The media needs to “get some morals” in how it treats members of the royal family and has learned nothing since the death of Princess Diana, a psychologist has said on the anniversary of the fatal car accident.
Today marks 24 years after Diana, the then 36-year-old Princess of Wales, died in a car crash in Paris. At the time her driver was allegedly fleeing the paparazzi and the media came under great scrutiny over their role as well as earning the ire of the public.
But two decades later, has the global media changed its tune?
According to Janine Rod, a clinical psychologist and member of the Australian Psychological Society, even in 2021 the press often crosses the line – most recently with Prince Harry and Meghan Markle.
When it becomes a targeted attack against her (Markle) as a human, not her as a person doing a job, that’s where the media is wrong.
“What the media does is it plays on sympathies, it plays on words, and it’s forgotten that they [public figures] are human beings,” she told Central News.
“When it becomes a targeted attack against her (Markle) as a human, not her as a person doing a job, that’s where the media is wrong. I guess in a way, we need to get some morals back into media.”
The princess’s death cemented a point in time where the media lost some of its admittedly thin polish. And although the world looks different now, and so does the Royal Family, our relationship with privacy and the media has also changed. But not necessarily for the better.
The world of celebrity culture has always been precarious, let alone for royalty, even before the Internet’s bare-all capability.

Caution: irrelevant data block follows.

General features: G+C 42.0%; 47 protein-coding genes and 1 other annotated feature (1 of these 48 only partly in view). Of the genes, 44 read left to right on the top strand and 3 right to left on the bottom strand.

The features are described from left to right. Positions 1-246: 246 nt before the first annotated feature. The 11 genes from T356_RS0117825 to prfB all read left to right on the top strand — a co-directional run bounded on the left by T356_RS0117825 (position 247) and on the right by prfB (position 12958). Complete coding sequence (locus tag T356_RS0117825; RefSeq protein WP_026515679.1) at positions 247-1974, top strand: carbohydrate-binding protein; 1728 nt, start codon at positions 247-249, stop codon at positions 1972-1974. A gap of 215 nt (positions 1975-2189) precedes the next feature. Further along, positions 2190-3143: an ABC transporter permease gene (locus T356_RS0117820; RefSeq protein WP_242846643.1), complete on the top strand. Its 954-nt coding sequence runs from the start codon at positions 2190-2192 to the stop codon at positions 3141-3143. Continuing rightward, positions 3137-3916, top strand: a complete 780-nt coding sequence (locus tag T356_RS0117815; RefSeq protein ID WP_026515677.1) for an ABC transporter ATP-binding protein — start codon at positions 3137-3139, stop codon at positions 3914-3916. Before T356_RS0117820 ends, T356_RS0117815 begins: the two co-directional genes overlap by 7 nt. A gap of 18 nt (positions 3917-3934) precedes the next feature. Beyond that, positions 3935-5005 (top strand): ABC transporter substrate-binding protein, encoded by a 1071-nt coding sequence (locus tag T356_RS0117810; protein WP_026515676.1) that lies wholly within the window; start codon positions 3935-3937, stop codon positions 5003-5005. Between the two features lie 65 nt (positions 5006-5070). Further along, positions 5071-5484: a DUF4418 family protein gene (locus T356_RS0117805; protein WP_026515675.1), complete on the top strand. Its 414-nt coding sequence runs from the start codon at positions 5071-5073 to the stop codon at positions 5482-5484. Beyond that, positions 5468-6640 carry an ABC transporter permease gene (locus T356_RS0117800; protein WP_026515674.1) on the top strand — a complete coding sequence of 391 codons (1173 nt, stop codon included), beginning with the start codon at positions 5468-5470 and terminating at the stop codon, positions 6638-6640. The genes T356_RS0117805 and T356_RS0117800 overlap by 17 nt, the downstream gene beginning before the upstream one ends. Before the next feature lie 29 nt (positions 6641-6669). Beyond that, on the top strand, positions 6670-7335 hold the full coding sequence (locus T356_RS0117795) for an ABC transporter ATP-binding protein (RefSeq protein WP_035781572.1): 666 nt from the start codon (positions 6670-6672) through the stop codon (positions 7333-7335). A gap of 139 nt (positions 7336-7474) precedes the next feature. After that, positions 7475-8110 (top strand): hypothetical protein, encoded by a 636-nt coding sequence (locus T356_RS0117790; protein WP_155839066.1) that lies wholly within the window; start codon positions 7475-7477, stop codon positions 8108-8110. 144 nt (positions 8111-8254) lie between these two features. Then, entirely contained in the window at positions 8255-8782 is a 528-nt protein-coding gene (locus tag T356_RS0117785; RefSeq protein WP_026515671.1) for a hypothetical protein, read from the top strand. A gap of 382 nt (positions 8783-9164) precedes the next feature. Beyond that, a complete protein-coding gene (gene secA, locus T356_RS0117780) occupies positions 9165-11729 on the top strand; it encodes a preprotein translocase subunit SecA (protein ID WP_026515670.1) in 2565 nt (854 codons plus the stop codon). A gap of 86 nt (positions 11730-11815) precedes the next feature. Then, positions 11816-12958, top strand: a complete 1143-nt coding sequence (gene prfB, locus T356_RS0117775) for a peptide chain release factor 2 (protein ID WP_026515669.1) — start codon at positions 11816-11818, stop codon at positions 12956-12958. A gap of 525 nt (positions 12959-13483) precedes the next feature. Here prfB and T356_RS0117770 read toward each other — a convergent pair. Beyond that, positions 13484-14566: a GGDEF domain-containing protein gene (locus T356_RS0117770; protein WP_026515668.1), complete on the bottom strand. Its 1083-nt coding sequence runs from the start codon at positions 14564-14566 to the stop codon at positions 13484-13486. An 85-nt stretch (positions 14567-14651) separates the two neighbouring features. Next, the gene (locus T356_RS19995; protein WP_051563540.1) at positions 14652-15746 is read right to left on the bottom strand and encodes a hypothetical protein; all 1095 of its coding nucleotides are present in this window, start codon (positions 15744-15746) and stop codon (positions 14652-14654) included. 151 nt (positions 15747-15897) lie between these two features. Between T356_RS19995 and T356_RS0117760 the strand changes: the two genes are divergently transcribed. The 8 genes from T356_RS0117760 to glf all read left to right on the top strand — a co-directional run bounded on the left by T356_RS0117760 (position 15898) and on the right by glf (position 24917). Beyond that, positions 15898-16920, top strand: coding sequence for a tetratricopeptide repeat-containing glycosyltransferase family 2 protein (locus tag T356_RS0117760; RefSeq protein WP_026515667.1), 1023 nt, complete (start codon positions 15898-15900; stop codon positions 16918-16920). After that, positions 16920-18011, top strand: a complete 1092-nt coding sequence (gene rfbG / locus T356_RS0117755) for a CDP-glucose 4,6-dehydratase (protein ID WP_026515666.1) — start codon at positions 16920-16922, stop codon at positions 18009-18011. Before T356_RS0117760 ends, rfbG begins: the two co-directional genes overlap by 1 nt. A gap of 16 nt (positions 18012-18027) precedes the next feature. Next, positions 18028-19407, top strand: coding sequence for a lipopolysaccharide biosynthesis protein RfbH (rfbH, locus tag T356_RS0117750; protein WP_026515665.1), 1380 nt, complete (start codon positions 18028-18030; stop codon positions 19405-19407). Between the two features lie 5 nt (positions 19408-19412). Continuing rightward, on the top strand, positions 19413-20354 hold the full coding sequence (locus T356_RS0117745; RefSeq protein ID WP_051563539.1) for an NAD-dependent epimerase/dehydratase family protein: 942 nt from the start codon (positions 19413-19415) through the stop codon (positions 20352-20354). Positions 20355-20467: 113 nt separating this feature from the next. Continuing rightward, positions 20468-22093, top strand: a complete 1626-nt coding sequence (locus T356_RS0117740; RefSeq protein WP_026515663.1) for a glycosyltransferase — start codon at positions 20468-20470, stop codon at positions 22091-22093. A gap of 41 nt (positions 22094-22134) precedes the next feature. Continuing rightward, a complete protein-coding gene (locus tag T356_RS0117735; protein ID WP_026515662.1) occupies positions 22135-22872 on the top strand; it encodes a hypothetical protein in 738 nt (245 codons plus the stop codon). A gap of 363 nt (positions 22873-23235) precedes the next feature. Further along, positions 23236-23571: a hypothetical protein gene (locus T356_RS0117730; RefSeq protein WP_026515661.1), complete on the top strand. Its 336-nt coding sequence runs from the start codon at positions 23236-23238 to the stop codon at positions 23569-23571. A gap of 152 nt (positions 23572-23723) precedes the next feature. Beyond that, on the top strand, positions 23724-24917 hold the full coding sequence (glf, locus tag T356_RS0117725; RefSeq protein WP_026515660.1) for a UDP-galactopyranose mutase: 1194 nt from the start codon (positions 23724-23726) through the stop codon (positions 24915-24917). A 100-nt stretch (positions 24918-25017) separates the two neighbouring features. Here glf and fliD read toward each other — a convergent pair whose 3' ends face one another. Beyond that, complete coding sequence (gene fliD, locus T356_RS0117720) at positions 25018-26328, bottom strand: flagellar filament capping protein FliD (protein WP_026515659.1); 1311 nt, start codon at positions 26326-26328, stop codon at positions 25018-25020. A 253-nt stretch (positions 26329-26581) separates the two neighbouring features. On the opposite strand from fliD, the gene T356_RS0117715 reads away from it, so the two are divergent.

Gone but not forgotten.😢 Remembering beautiful Princess Diana ❤️ -1961-1997
— Kate Stewart 🇬🇧🌹🇸🇦 (@KateStewart22) August 30, 2021
British newspapers in particular, have a reputation for going the extra mile to invade palace privacy. In the Australian context, while newspapers maintain a generally straight coverage, magazines consistently invent gossip about the royals.
Dr Giselle Bastin, a royal expert from Flinders University, says while the story-hungry British media was initially blamed for the death of Diana they weren’t the only perceived culprits in the public’s crosshairs.
“The media war between Diana and Charles had always favoured Diana,” she said. “At the time of her death, the public was at the height of its fascination and adoration of her. Diana represented ‘the common man’ harmed at the hands of the unfeeling Windsors.
“[In] polls taken the week after Diana’s death, support for the Windsors had dipped to its lowest level in the 20th century.”
Learning from the global shockwaves felt in 1997, the Palace has changed its image priorities.
“Diana’s death certainly changed the way the royals dealt with the media,” added Dr Bastin. “The Windsors went on the attack and took over a lot more control of their public relations strategies.”
At the moment, it’s Cambridges = good royals, Sussexes = bad royals, and the British tabloids continue to make up most of the ‘facts’ about the lives of the whole family.
However, this narrative of the princess, power, and pressure has once again reared its head. The relationship between the media and the Palace’s most globalised members Harry and Meghan, has been far from polite.